Listen to Full Story and Callas Sing on NPR
LINDA WERTHEIMER, host:
As part of NPRs year-long series, 50 Great Voices, NPRs Lynn Neary explores what made her voice both exhilarating and controversial.
LYNN NEARY: The year was 1952. Maria Callas was performing what would become one of her legendary roles Norma at Londons Covent Garden. Opera critic John Steane was in the audience. Steane says there were high expectations about Callas appearance, but what he remembers vividly was the operas most challenging aria, Casta Diva, and the feeling he had that Callas might not hit the highest notes.
Mr. JOHN STEANE (Opera Critic): You felt that any miscalculation, just the tiniest degree of miscalculation - the thread might break, disaster might come. Now, it didnt happen. But there was a certain tension in the air.
(Soundbite of aria, Casta Diva from Norma)
Ms. MARIA CALLAS (Greek Soprano; Opera Singer): (Singing in foreign language)
NEARY: Just a few years earlier in Venice, Callas had stunned the opera world with the extraordinary range of her voice. She was performing Brunnhilde in Wagners Die Walkure, a heavy, challenging role that played to her strengths. Then, on very short notice, she was asked to step into the part of Elvira in I Puritani. James Jorden, editor of parterrebox.com, says no one thought a dramatic soprano like Callas could sing the role of Elvira.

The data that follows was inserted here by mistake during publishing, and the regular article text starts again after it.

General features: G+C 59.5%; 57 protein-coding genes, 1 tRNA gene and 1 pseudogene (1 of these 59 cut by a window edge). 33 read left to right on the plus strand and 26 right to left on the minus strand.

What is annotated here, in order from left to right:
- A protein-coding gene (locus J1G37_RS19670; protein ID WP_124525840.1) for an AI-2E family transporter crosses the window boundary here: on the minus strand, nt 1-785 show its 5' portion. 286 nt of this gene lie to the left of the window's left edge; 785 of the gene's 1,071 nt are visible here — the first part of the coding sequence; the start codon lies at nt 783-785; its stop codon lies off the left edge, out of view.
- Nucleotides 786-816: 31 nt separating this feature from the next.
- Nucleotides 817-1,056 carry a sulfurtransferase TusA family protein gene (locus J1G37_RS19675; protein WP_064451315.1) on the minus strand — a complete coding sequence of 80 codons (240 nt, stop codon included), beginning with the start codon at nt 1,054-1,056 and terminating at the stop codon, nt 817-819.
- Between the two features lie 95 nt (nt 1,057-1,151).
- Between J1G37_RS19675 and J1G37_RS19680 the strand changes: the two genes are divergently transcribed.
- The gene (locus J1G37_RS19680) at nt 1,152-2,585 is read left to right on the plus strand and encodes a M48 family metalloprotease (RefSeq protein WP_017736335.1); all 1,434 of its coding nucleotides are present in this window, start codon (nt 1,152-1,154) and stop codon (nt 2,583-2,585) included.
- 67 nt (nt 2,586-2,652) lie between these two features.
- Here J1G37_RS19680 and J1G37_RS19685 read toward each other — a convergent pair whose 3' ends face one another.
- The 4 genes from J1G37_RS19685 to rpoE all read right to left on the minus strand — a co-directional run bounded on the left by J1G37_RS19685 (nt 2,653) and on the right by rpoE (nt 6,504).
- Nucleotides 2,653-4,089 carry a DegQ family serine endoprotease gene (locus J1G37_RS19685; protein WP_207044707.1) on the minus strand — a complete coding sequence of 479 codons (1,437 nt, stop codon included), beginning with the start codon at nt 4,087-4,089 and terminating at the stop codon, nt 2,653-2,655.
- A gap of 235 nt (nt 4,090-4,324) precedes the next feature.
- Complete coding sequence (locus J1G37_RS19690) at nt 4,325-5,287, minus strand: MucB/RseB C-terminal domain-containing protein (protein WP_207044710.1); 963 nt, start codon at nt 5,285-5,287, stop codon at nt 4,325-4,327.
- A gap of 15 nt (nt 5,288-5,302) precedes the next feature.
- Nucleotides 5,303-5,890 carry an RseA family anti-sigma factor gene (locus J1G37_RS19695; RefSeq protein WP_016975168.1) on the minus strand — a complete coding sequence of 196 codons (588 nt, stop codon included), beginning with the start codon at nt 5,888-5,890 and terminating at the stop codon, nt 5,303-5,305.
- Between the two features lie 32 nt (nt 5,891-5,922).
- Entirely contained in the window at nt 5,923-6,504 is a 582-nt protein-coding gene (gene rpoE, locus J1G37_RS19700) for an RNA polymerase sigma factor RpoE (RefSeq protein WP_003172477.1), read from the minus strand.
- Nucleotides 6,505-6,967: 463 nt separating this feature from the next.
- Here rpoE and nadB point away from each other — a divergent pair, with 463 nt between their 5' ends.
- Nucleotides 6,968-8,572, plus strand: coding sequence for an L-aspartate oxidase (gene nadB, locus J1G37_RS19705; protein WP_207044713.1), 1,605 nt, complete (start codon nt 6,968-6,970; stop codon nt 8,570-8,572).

(Soundbite of aria, Vien diletto from I Puritani)
Ms. CALLAS: (Singing in foreign language)
Mr. JAMES JORDEN (Editor, Parterrebox.com): It showed off an extremely high range. It also showed an ability to sing coloratura, which is a fast, fluid way of singing music that is ordinarily not that easy for the more dramatic singers. So people were looking and saying, shes the most astonishing singer anyones ever heard of, and yet no one had ever heard of her.